Texas Military Divorce Lawyers San Antonio

Bexar County Military Divorce Lawyer :: Military Divorce :: San Antonio Divorce Attorney  October 23, 2013 – 15:44

Military Divorce

San Antonio, Texas divorce lawyer J. Michael Clay has successfully represented military service members involved in divorce cases and other family law proceedings in Bexar County, Texas, and in surrounding counties. Divorce suits in San Antonio, Texas, or any other place, for that matter, present special challenges and require detailed knowledge of Texas divorce law and federal law on the part of the service member's attorney. J. Michael Clay has the knowledge, skill and experience to represent military service members in divorce and all other types of family law cases.

The primary issues which often come up in divorces involving military service members are:

  1. Retirement issues, including SBP elections, and other issues;
  2. Computation of child support obligations;
  3. Unique child custody and visitation issues in the case of overseas deployment or TDY; and
  4. Invocation of rights under the Servicemembers Civil Relief Act.

Military retirement is the single most misunderstood issue by military clients. Many service members mistakenly believe that his or her spouse is not entitled to any share of the service member's military retirement unless the parties have been married for at least 10 years. This is simply not true. Whether or not military retirement benefits, or any portion thereof, is divisible as community property is left up to the individual states, subject to certain limitations. For example, federal law provides that VA disability benefits are NOT subject to being divided as community property. Federal law also provides that the Department of Defense cannot pay the non-service member spouse directly unless the parties were married for 10 years or longer, during which time the service member served 10 years of more active duty. The survivor benefit plan election is another very misunderstood element of military retirement, and should be thoroughly discussed and explained by the divorce attorney to the client.

The invocation of rights under the Service members Civil Relief Act (SCRA) is very important and prevalent when the country is at war, as it is now. The SCRA is federal law which protects service members from being unfairly treated when they are unable to attend court proceedings due to deployment which prevents them from being granted leave to attend such hearings. Any service member who is deployed overseas should ask that this law be explained thoroughly and completely by his or her divorce lawyer.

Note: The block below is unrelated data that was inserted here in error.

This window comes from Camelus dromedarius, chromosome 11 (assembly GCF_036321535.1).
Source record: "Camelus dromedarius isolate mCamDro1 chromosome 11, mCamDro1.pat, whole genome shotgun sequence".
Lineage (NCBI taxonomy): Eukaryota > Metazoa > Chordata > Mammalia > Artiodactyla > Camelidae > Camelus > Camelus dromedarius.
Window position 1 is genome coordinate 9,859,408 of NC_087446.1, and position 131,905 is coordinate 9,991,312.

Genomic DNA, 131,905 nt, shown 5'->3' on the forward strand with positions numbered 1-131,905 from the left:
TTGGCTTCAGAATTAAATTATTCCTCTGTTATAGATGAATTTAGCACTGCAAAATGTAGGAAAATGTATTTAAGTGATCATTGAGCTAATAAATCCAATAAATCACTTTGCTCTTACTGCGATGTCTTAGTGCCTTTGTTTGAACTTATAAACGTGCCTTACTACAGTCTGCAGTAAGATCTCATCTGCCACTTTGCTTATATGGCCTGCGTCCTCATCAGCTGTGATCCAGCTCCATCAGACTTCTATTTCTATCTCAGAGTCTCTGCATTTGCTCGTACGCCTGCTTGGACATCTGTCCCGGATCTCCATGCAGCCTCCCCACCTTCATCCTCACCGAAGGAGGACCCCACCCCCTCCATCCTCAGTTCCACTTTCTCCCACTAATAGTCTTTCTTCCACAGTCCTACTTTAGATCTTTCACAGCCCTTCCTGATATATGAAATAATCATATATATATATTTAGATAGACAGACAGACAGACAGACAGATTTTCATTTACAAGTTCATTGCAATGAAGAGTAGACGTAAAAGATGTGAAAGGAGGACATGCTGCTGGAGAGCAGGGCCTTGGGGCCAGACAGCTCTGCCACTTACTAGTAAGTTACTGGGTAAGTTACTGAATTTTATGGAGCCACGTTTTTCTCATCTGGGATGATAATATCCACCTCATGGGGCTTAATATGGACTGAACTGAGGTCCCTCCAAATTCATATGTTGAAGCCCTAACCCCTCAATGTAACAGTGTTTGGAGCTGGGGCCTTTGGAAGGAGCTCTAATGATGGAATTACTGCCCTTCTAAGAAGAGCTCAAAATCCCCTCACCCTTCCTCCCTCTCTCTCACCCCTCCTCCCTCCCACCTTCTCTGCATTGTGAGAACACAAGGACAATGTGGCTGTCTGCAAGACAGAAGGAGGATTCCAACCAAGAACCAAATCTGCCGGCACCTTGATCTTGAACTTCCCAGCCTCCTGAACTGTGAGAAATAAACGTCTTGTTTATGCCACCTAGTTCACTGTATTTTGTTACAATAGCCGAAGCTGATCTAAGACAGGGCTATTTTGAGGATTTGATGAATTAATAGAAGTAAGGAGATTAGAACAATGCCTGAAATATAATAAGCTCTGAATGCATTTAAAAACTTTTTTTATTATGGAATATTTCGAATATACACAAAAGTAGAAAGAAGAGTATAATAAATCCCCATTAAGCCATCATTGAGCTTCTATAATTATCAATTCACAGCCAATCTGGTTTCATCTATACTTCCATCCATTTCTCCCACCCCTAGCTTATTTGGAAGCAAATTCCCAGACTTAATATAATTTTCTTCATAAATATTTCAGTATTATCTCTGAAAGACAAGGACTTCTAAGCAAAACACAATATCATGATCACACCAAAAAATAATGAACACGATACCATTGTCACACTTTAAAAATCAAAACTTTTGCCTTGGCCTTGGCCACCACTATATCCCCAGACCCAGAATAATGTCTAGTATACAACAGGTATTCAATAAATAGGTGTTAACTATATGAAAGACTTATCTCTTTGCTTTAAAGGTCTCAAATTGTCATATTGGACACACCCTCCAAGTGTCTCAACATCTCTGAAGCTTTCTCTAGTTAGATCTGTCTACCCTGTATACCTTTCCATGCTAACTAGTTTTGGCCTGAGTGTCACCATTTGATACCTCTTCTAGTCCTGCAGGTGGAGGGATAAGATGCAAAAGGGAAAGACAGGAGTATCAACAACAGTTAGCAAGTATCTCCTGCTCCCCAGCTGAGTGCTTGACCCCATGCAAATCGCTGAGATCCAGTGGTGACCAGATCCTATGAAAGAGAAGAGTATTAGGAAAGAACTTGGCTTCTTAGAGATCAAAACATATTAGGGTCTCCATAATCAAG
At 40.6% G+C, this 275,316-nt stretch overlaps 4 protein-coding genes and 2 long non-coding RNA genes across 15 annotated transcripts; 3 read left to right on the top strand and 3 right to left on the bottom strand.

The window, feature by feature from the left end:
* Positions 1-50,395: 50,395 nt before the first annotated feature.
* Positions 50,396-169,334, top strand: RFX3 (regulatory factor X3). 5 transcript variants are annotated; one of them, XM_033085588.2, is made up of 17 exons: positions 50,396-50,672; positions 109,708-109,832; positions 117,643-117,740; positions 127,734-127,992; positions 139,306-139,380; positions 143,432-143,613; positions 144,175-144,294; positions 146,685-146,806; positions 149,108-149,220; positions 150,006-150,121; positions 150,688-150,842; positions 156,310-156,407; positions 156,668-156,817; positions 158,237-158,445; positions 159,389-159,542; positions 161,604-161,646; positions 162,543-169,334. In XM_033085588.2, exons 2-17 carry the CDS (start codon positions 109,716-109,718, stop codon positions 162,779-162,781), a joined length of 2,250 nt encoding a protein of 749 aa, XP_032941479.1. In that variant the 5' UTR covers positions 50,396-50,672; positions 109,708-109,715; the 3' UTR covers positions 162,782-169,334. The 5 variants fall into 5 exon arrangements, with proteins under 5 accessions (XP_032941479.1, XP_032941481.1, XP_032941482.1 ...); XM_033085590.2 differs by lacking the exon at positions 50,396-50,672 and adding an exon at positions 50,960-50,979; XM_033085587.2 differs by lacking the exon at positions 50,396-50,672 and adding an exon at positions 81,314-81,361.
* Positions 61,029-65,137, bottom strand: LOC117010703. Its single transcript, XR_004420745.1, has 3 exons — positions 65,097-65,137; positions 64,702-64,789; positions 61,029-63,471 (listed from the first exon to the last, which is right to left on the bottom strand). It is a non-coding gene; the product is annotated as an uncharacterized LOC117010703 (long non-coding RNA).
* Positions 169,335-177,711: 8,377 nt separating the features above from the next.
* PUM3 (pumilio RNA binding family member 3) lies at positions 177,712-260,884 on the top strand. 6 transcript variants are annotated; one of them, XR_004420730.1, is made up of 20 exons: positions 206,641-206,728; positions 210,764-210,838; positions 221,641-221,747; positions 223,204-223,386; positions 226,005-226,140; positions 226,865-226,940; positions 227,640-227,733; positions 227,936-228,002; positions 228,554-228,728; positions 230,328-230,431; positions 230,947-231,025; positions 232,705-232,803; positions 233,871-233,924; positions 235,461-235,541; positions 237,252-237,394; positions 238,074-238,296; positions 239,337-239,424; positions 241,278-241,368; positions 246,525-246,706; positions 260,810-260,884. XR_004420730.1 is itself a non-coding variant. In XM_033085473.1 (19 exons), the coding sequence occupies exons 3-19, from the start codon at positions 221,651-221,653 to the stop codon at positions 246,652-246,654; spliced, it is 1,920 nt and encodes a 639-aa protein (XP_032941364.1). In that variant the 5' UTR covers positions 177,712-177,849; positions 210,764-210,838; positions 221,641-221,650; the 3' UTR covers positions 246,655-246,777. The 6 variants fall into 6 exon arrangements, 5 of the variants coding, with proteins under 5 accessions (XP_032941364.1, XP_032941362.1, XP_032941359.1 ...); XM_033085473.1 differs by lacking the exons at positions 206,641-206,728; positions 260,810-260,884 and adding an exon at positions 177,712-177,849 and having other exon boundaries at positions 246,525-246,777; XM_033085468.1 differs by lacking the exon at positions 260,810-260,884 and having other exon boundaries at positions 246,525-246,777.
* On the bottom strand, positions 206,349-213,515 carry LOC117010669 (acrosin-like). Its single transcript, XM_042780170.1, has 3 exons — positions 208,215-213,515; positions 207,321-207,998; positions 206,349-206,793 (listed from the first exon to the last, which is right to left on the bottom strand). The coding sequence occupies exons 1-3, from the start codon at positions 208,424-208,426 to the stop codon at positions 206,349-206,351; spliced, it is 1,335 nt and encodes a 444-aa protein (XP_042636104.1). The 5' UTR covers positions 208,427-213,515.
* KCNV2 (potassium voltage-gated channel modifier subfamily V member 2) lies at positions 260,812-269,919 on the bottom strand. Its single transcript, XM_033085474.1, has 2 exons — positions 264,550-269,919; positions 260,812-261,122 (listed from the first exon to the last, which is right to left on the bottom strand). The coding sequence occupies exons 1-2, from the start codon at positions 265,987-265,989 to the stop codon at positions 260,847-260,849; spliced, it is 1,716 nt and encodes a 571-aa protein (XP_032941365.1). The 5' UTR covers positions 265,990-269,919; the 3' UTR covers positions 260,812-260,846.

J. Michael Clay has the experience, knowledge and skill necessary to successfully represent military service member clients. J. Michael Clay is highly experienced in working out amicable solutions to military divorce issues and other family law proceedings involving military service members, including child custody, child support, enforcement, modification, and adoption issues. The Law Office of J. Michael Clay crafts plans to protect the rights of military service members and/or their spouses. We work with our clients and the Texas courts to assist our clients and find the solutions that are right for them. In the event that amicable solutions are simply not possible, J. Michael Clay also has the knowledge, experience, and aggressiveness necessary to effectively represent military clients in court.

Source: www.jmichaelclay.com

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Legal Question----any Texas lawyers online??

This is a case in Texas--Jefferson County. My x took me back for a modification of original divorce decree and I agreed and we settled outside of courtroom. Short time later she took me back saying she didn't understand what she was signing?? Anyways the judge let the modification stay as it was and would not change it. Now she is taking me back again to change it. Someone told me you have to wait at least 3 years before you can file a motion to modify after one has already taken place. Can someone clarify? Thanks

Better for what?

Where have you lived during your 11 year marriage? Marital property rights will depend largely on that. Iowa is not a community property state, Texas is. As far as child support, you could probably find each state's child support schedules online, which should tell you what the "norm" is for each of those states; same comment regarding alimony.
I doubt you'll find a boat load of lawyers that know both Iowa and Texas divorce law that can give you very specific answers.
I know of no enforcible "stay away" provision regarding the will.

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